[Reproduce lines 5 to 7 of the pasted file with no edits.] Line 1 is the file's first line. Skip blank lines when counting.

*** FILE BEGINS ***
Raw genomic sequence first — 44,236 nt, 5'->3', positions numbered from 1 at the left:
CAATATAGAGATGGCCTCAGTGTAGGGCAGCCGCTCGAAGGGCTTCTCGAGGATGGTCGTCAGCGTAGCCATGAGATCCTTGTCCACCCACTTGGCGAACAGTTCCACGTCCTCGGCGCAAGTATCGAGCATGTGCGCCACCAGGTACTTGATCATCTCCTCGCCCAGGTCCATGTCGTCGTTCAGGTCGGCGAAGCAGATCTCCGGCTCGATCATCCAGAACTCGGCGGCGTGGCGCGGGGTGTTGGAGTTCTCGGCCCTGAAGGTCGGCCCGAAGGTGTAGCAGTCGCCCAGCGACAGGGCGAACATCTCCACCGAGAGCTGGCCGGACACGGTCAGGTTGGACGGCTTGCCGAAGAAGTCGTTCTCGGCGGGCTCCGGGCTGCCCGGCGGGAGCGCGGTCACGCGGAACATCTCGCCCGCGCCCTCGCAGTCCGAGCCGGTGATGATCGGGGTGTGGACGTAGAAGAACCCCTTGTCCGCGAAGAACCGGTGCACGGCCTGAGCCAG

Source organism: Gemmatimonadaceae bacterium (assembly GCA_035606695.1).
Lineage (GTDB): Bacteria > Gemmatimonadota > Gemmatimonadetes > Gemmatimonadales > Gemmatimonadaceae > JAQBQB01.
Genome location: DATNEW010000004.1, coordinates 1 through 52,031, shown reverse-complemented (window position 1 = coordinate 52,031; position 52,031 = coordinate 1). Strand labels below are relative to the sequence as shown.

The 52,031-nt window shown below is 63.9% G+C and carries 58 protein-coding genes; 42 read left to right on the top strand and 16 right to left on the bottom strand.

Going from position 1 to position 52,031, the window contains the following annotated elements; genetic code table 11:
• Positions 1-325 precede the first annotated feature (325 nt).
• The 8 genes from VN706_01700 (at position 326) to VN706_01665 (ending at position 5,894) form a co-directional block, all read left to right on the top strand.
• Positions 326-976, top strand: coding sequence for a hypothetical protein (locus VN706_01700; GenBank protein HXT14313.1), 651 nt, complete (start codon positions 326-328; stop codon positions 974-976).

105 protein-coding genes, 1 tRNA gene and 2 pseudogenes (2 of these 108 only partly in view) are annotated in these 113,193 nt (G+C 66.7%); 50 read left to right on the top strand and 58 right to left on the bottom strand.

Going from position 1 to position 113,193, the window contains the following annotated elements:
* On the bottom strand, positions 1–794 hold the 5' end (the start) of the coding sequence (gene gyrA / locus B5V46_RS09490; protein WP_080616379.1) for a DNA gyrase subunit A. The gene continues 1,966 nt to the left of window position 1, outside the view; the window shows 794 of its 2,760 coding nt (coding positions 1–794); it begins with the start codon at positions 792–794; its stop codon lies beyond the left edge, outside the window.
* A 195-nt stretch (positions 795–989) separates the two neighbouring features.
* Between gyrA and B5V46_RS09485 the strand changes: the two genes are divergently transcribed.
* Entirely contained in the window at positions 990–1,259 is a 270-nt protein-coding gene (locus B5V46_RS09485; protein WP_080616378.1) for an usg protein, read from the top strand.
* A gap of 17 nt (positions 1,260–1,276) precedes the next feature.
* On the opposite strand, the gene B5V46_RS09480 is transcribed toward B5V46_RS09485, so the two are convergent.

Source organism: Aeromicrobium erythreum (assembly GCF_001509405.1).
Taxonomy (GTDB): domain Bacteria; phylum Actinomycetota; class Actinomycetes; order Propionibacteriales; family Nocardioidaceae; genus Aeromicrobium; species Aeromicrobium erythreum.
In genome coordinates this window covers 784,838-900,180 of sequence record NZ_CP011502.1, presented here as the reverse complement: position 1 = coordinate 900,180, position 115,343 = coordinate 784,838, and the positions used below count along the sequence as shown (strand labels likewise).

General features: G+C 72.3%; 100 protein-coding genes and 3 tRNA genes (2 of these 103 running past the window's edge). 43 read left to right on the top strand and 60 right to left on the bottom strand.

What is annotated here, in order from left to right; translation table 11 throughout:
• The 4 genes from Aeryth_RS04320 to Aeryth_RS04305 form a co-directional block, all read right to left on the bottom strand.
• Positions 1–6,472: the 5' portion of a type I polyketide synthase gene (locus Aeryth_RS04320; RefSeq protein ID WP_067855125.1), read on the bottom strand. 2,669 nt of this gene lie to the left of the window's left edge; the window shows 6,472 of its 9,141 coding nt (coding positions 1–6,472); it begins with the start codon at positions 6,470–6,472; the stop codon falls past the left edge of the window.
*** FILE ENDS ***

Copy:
Genome location: DATNEW010000004.1, coordinates 1 through 52,031, shown reverse-complemented (window position 1 = coordinate 52,031; position 52,031 = coordinate 1). Strand labels below are relative to the sequence as shown.

The 52,031-nt window shown below is 63.9% G+C and carries 58 protein-coding genes; 42 read left to right on the top strand and 16 right to left on the bottom strand.

Going from position 1 to position 52,031, the window contains the following annotated elements; genetic code table 11: